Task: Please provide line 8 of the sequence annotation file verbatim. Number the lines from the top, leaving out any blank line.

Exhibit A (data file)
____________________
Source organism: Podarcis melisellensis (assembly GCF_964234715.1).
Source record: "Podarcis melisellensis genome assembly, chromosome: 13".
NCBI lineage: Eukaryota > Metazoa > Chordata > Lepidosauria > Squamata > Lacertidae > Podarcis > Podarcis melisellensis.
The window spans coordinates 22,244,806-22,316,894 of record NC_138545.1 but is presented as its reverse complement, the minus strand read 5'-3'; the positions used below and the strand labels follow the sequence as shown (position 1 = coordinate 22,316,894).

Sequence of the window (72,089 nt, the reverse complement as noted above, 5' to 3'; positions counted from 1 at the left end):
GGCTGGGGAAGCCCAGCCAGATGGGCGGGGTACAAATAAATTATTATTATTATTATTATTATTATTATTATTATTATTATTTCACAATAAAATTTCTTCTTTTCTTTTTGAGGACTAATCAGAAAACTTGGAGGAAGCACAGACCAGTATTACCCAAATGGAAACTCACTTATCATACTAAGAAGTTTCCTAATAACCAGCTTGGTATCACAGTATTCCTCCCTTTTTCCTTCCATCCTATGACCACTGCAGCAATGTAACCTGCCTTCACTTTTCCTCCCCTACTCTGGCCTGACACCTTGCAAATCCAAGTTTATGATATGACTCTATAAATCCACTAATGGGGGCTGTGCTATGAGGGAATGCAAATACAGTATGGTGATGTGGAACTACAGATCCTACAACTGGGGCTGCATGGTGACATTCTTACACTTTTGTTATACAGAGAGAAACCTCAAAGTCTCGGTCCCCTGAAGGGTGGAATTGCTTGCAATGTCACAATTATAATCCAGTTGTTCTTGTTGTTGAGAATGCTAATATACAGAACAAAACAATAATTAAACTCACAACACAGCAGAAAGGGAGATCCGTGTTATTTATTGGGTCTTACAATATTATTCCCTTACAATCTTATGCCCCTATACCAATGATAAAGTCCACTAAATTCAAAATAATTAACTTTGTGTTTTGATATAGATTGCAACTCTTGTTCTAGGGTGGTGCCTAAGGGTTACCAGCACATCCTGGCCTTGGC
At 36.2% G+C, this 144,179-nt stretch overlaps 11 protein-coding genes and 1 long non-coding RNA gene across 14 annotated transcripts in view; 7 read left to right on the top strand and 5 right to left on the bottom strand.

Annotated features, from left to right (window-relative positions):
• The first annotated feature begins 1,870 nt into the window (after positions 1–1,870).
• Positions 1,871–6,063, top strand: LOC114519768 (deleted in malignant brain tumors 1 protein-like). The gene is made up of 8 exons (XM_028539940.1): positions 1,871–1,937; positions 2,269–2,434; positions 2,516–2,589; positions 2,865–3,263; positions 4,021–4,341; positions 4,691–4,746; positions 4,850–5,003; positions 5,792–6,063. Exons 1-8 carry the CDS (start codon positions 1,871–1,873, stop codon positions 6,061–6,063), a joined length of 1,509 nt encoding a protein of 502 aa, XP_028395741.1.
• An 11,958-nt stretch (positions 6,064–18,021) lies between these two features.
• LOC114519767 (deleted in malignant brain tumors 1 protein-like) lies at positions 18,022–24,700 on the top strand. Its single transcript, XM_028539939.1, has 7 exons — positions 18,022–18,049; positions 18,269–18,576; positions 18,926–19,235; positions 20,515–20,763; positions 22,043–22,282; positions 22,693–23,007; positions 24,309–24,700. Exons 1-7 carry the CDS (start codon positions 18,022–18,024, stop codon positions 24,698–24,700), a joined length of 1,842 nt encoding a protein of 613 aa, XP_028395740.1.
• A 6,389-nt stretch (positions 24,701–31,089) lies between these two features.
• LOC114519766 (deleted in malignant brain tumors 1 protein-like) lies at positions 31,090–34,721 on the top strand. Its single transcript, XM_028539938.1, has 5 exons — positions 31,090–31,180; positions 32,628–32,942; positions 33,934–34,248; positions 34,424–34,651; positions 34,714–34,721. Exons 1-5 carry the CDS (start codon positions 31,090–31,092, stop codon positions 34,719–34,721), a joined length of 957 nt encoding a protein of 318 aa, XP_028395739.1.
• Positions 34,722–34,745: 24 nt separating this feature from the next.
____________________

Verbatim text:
Annotated features, from left to right (window-relative positions):